In the second half, the pendulum began to swing the other way. The Lions now had the stiffish wind at their backs, and the home team’s half-time lead of 6-3 proved insufficient. This was not unexpected, for when the Lions crossed over only three points down they were half-way to victory. Wellington, to make certain of winning, should have scored more points in the first half. Nor did they help themselves by continual offences in the line- out, which brought a string of penalties in their train. After the restart the Lions went straight away into the attack, and Malcolm Thomas all but scored. Then Price, from a movement started by Roddy Evans, cleared the field with a dazzling burst and crossed for his second try of the match. Risman failed with the kick, but was successful with his next effort after Millar, who played his best game of the tour, had picked up a loose ball and galloped twenty yards to score. The Lions’ forwards were now going great guns, with Marques and Rhys Williams performing an enormous amount of hard work, and Roddy Evans and the two props, Millar and McLeod, backing them up to the full. In the loose, too, the visiting pack produced some clever touches, and it was Dawson who paved the way for the next try, by Risman, with a copybook scrum-half’s dive-pass from broken play. Risman did the rest with two perfect sidesteps, and strolled over with the defence completely beaten, before converting his own try. Near the end John Young went over for the Lions’ fifth try, after juggling one-handed with a high ball and rounding Caulton, the Wellington left-wing, with whom he had a terrific tussle throughout.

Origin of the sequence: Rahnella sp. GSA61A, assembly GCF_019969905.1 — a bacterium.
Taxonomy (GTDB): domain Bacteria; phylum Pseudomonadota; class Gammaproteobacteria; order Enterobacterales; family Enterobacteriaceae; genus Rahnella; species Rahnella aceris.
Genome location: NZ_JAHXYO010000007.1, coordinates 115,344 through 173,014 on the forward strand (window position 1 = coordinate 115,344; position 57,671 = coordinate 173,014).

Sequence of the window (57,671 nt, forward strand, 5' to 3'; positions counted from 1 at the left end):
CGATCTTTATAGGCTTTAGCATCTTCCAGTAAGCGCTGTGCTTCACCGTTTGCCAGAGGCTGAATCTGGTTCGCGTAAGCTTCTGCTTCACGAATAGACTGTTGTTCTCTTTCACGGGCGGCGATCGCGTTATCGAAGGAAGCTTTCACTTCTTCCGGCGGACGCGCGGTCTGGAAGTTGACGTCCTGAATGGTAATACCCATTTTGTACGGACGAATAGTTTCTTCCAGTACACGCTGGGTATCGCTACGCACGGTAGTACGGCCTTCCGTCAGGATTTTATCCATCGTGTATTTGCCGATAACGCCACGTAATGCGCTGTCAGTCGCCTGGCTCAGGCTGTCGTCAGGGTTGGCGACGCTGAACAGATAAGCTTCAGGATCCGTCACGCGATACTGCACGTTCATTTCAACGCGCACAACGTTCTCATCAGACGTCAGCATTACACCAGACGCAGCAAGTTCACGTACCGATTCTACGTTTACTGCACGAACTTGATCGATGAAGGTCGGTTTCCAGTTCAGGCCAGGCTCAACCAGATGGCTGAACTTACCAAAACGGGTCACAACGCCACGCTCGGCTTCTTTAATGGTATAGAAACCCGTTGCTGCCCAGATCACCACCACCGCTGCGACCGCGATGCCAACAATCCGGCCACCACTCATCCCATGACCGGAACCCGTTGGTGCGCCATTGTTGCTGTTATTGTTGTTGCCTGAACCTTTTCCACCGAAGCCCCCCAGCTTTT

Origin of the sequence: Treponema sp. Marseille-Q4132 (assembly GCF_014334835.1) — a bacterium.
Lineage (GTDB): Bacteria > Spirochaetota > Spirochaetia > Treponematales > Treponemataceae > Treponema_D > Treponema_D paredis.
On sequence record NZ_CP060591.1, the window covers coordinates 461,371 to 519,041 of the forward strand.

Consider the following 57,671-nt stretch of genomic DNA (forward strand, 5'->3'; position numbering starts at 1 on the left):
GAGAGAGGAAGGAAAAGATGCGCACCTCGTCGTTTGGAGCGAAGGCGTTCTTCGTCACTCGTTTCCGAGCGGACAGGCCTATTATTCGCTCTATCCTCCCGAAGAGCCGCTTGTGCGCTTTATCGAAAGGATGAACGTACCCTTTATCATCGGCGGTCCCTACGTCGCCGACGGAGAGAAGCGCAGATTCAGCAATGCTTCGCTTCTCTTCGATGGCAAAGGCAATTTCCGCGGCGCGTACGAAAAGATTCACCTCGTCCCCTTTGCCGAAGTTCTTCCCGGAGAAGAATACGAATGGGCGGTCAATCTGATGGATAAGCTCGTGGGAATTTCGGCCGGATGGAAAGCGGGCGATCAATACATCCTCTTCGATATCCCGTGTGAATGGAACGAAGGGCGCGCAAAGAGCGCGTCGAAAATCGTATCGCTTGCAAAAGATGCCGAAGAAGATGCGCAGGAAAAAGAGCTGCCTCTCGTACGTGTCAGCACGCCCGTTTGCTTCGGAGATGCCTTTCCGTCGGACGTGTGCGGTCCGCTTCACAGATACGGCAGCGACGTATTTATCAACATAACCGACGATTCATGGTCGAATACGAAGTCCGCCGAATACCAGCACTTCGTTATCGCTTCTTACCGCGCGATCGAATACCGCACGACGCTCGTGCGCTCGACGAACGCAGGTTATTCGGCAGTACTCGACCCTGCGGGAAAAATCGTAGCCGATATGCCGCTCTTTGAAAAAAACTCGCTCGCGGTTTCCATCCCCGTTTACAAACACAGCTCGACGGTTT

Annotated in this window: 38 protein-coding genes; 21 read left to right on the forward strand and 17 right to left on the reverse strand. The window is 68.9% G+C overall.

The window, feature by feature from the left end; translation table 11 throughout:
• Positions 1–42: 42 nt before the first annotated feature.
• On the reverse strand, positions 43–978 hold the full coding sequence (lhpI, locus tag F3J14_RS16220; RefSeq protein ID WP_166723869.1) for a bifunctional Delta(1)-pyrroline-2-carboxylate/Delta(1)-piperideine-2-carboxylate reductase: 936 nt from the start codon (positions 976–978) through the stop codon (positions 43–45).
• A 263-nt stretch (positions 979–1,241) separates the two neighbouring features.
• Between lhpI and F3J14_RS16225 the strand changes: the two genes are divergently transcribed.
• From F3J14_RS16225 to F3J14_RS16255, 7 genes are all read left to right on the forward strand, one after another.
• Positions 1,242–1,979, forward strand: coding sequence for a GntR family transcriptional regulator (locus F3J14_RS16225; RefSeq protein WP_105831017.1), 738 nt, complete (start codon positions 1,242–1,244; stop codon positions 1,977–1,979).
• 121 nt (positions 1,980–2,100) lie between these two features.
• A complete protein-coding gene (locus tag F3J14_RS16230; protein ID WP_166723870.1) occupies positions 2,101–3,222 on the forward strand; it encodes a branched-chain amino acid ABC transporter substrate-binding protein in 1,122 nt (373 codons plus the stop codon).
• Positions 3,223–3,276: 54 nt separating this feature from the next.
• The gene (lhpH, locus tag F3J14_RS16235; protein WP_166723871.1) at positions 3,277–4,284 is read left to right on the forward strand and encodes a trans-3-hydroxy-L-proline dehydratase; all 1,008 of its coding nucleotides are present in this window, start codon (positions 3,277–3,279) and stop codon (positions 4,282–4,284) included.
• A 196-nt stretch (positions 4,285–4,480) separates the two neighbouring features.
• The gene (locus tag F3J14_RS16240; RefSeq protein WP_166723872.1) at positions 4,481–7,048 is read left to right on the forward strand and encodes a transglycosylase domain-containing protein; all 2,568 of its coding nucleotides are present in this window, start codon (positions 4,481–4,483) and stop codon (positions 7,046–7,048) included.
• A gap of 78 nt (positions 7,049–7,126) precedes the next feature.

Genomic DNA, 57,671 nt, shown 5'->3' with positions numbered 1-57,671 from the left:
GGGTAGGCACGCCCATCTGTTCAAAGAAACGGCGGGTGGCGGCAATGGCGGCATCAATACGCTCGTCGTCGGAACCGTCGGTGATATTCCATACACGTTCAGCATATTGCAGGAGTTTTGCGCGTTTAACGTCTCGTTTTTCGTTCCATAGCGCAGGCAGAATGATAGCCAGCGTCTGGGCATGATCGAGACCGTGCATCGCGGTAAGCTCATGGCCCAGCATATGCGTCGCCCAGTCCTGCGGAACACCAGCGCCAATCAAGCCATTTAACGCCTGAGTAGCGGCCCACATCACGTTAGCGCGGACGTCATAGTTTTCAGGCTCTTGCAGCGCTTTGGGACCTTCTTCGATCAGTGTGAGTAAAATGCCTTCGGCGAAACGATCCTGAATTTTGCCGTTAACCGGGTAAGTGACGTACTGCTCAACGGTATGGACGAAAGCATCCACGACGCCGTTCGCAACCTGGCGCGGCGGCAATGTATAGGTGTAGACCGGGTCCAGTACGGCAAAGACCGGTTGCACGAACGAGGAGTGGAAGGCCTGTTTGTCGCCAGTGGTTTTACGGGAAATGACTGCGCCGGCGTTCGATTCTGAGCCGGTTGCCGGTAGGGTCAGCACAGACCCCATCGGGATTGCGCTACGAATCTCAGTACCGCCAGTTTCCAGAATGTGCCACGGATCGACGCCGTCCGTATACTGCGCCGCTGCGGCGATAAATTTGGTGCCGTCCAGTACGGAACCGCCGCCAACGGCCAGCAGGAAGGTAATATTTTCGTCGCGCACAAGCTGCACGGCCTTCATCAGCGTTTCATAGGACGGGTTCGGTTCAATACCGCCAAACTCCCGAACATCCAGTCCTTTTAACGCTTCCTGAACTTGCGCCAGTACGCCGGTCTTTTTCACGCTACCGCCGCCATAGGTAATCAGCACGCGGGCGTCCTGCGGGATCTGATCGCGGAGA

Caulton had previously beaten Young two or three times, and did so well generally that he was picked for New Zealand in the second Test. There was no doubt about his speed and capacity for ‘snap-thinking’, as the New Zealanders call it, and the impression was confirmed by his fine form in the remainder of the Test series. Risman converted Young’s final try, from the edge of touch, leaving the Lions winners by a convincing margin, after a first-rate display. This applied particularly to the forwards, where the line-out figures were thirty-three to twenty-three in the tourists’ favour, and Dawson, as hooker, won twenty-five scrums to twenty, though losing three tight heads to two. In the loose Murphy and Morgan were continually prominent, especially in the early stages, and with the forwards in such good form the Lions’ backs had a field day. They had much more pace, collectively, than their opposite numbers, and some of the running by Risman, Hewitt, Price, Malcolm Thomas and Young, was positively sparkling.
Jeeps and Scotland, too, were at the top of their form. One unusual note was that Jeeps, the apparently indestructible, was knocked out in stopping a forward rush; but he refused to leave the field, although everyone, including Ronnie Dawson, tried to persuade him to do so.
The Wellington team, for their part, earned plenty of marks, especially Taitoko, a mercurial bundle of energy at full-back, Caulton on the wing, Lees and Cull at halfback, with the latter making several good bursts in spite of an injured arm, and Grbich, Mcintosh and MacEwan – as a prop – in the forwards. This was a very big Wellington pack, including MacEwan at 16 stone 6, Harker at 16 stone , and three 15 stoners, so the Lions’ eight did very well to get the better of them. Later the Wellington captain, McIntosh, said: ‘Congratulations to the British Isles on their victory. They had too much pace for us. Their line-out work was very good. It was a fine, hard game, played in a wonderful spirit. We went out trying to play entertaining football. We hope we pleased the public.’
They certainly did, and Ronnie Dawson expressed the general opinion afterwards when he said: ‘I thought the Wellington team was a good one and I admired the way they played attacking football.’
The fact remained that the Lions had scored five tries, with none against, to maintain an amazing average of six tries per match since they had come to New Zealand.”
From “Lions Down Under” by Vivian Jenkins. Pub. 1960 by Cassell & Co. Ltd p.158-163.